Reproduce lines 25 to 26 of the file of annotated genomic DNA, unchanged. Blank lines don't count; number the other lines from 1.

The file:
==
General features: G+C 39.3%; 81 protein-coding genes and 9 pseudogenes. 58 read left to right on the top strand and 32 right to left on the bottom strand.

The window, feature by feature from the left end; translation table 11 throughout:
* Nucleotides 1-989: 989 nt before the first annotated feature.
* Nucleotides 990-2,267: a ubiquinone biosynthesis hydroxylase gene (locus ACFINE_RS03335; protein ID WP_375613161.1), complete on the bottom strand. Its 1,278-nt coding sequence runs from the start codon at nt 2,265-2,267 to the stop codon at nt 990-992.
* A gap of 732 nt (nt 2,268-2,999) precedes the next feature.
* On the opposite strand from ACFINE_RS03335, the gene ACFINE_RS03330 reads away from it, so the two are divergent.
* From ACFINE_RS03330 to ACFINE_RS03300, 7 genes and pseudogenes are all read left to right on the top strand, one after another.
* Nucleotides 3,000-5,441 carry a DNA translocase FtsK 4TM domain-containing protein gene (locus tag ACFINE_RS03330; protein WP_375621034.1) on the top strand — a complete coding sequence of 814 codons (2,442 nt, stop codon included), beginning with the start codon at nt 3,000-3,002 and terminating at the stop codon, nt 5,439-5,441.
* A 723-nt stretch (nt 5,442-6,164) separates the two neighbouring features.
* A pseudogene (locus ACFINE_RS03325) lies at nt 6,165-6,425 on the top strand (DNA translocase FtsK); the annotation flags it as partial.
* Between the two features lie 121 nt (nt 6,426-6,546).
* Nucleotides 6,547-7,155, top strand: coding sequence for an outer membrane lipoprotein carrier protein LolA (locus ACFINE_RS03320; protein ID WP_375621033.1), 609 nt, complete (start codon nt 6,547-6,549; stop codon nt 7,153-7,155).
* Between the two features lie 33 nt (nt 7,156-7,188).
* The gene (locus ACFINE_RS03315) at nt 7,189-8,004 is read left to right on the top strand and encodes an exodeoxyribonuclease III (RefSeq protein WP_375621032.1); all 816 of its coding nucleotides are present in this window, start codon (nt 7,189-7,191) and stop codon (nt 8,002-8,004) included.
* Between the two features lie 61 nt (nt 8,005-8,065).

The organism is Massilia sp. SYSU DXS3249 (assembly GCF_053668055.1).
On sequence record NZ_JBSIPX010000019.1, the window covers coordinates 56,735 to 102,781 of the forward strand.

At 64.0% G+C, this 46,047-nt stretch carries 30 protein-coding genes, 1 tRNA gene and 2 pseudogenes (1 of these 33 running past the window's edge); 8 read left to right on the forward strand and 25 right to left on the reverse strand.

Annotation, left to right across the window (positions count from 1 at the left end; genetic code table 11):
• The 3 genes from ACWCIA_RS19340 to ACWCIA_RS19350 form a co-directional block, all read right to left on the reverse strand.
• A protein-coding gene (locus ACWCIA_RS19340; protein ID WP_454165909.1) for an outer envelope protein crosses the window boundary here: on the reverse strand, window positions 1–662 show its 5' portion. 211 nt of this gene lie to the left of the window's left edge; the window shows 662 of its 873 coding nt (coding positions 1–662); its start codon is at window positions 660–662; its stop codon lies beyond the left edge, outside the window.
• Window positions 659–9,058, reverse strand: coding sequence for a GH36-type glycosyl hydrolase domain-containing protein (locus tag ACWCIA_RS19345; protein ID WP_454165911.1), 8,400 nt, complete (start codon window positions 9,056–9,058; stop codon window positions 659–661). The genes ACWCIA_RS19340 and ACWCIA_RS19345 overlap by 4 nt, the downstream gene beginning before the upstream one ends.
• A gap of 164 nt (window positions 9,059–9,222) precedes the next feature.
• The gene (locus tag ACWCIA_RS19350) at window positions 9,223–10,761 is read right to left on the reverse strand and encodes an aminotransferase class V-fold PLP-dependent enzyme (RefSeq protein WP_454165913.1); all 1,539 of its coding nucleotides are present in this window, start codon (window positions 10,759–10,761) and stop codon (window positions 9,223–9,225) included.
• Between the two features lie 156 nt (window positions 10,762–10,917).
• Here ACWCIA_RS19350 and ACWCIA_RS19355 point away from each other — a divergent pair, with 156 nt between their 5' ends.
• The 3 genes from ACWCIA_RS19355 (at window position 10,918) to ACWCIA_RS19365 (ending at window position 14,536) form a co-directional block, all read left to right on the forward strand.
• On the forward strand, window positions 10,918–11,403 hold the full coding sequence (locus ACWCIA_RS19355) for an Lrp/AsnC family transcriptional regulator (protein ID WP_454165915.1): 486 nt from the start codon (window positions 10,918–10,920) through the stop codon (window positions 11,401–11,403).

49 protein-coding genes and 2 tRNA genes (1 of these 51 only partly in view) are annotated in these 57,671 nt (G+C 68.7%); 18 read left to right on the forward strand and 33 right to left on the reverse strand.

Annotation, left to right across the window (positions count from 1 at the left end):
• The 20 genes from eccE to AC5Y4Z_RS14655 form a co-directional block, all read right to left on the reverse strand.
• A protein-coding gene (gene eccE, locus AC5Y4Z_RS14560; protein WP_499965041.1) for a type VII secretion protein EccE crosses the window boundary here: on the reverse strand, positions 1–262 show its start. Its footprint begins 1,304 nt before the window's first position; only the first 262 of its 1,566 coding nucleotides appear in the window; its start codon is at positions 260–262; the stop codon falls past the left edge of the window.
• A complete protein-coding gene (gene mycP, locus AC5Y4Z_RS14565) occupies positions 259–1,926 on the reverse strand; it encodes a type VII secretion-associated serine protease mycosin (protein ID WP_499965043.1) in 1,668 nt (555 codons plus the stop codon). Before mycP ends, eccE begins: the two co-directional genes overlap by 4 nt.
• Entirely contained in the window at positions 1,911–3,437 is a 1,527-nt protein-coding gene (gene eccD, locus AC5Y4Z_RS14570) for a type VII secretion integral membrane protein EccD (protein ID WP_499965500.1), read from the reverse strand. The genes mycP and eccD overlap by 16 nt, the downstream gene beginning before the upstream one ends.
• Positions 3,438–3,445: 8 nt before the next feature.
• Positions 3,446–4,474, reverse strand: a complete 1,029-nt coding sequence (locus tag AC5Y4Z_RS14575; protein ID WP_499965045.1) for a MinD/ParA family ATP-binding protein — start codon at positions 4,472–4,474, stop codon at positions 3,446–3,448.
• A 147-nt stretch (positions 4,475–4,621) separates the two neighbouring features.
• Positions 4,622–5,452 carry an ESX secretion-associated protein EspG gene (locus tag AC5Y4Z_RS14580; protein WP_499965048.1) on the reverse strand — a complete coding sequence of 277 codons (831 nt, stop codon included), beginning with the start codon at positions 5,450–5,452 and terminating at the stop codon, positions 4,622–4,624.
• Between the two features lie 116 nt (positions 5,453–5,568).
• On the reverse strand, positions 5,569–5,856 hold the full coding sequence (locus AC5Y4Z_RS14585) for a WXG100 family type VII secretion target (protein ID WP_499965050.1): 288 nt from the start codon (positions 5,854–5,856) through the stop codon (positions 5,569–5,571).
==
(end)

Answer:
• Between the two features lie 156 nt (window positions 10,762–10,917).
• Here ACWCIA_RS19350 and ACWCIA_RS19355 point away from each other — a divergent pair, with 156 nt between their 5' ends.